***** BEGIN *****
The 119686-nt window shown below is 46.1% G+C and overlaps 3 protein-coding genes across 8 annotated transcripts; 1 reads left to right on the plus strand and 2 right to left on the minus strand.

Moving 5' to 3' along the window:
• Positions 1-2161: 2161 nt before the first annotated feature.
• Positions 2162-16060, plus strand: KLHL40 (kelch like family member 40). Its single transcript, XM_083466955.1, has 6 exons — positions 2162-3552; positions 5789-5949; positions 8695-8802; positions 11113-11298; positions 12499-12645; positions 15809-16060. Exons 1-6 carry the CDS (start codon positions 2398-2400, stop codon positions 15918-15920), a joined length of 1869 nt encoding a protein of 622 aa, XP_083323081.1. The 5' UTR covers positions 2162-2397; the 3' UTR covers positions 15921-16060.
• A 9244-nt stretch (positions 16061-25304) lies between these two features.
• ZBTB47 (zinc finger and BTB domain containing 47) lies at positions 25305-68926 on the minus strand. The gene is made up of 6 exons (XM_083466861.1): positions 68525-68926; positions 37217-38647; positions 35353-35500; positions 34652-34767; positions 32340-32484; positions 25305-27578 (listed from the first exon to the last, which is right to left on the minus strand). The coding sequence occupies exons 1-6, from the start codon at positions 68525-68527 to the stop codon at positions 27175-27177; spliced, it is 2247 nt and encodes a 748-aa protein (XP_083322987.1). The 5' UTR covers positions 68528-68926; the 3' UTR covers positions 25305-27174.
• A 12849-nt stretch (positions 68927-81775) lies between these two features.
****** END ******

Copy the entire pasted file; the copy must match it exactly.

The 119686-nt window shown below is 46.1% G+C and overlaps 3 protein-coding genes across 8 annotated transcripts; 1 reads left to right on the plus strand and 2 right to left on the minus strand.

Moving 5' to 3' along the window:
• Positions 1-2161: 2161 nt before the first annotated feature.
• Positions 2162-16060, plus strand: KLHL40 (kelch like family member 40). Its single transcript, XM_083466955.1, has 6 exons — positions 2162-3552; positions 5789-5949; positions 8695-8802; positions 11113-11298; positions 12499-12645; positions 15809-16060. Exons 1-6 carry the CDS (start codon positions 2398-2400, stop codon positions 15918-15920), a joined length of 1869 nt encoding a protein of 622 aa, XP_083323081.1. The 5' UTR covers positions 2162-2397; the 3' UTR covers positions 15921-16060.
• A 9244-nt stretch (positions 16061-25304) lies between these two features.
• ZBTB47 (zinc finger and BTB domain containing 47) lies at positions 25305-68926 on the minus strand. The gene is made up of 6 exons (XM_083466861.1): positions 68525-68926; positions 37217-38647; positions 35353-35500; positions 34652-34767; positions 32340-32484; positions 25305-27578 (listed from the first exon to the last, which is right to left on the minus strand). The coding sequence occupies exons 1-6, from the start codon at positions 68525-68527 to the stop codon at positions 27175-27177; spliced, it is 2247 nt and encodes a 748-aa protein (XP_083322987.1). The 5' UTR covers positions 68528-68926; the 3' UTR covers positions 25305-27174.
• A 12849-nt stretch (positions 68927-81775) lies between these two features.